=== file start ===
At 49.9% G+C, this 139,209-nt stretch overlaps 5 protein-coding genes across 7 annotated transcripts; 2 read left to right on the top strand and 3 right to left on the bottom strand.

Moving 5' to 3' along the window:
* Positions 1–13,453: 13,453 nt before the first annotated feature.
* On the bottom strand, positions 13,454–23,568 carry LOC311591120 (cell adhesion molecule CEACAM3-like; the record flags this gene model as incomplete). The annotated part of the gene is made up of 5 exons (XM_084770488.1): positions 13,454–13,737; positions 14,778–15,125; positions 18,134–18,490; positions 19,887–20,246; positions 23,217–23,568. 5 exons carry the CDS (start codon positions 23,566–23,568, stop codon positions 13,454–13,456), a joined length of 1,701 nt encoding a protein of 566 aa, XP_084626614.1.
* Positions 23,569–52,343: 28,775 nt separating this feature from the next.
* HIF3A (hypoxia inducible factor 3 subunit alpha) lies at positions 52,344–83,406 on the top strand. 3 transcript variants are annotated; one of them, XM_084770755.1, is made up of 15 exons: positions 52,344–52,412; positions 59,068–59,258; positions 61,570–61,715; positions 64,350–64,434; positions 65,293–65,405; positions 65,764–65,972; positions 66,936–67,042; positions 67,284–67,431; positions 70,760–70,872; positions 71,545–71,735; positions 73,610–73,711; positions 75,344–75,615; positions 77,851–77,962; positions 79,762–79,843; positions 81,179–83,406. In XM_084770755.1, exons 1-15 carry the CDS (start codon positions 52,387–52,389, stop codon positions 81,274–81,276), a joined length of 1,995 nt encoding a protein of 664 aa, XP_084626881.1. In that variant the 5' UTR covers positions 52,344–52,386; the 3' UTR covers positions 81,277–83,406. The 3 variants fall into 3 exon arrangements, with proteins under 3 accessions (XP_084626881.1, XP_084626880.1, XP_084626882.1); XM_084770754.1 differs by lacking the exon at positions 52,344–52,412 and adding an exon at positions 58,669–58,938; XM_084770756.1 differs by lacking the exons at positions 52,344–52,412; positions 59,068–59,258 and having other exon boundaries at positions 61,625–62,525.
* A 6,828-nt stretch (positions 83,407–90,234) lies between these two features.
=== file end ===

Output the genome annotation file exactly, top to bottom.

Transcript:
At 49.9% G+C, this 139,209-nt stretch overlaps 5 protein-coding genes across 7 annotated transcripts; 2 read left to right on the top strand and 3 right to left on the bottom strand.

Moving 5' to 3' along the window:
* Positions 1–13,453: 13,453 nt before the first annotated feature.
* On the bottom strand, positions 13,454–23,568 carry LOC311591120 (cell adhesion molecule CEACAM3-like; the record flags this gene model as incomplete). The annotated part of the gene is made up of 5 exons (XM_084770488.1): positions 13,454–13,737; positions 14,778–15,125; positions 18,134–18,490; positions 19,887–20,246; positions 23,217–23,568. 5 exons carry the CDS (start codon positions 23,566–23,568, stop codon positions 13,454–13,456), a joined length of 1,701 nt encoding a protein of 566 aa, XP_084626614.1.
* Positions 23,569–52,343: 28,775 nt separating this feature from the next.
* HIF3A (hypoxia inducible factor 3 subunit alpha) lies at positions 52,344–83,406 on the top strand. 3 transcript variants are annotated; one of them, XM_084770755.1, is made up of 15 exons: positions 52,344–52,412; positions 59,068–59,258; positions 61,570–61,715; positions 64,350–64,434; positions 65,293–65,405; positions 65,764–65,972; positions 66,936–67,042; positions 67,284–67,431; positions 70,760–70,872; positions 71,545–71,735; positions 73,610–73,711; positions 75,344–75,615; positions 77,851–77,962; positions 79,762–79,843; positions 81,179–83,406. In XM_084770755.1, exons 1-15 carry the CDS (start codon positions 52,387–52,389, stop codon positions 81,274–81,276), a joined length of 1,995 nt encoding a protein of 664 aa, XP_084626881.1. In that variant the 5' UTR covers positions 52,344–52,386; the 3' UTR covers positions 81,277–83,406. The 3 variants fall into 3 exon arrangements, with proteins under 3 accessions (XP_084626881.1, XP_084626880.1, XP_084626882.1); XM_084770754.1 differs by lacking the exon at positions 52,344–52,412 and adding an exon at positions 58,669–58,938; XM_084770756.1 differs by lacking the exons at positions 52,344–52,412; positions 59,068–59,258 and having other exon boundaries at positions 61,625–62,525.
* A 6,828-nt stretch (positions 83,407–90,234) lies between these two features.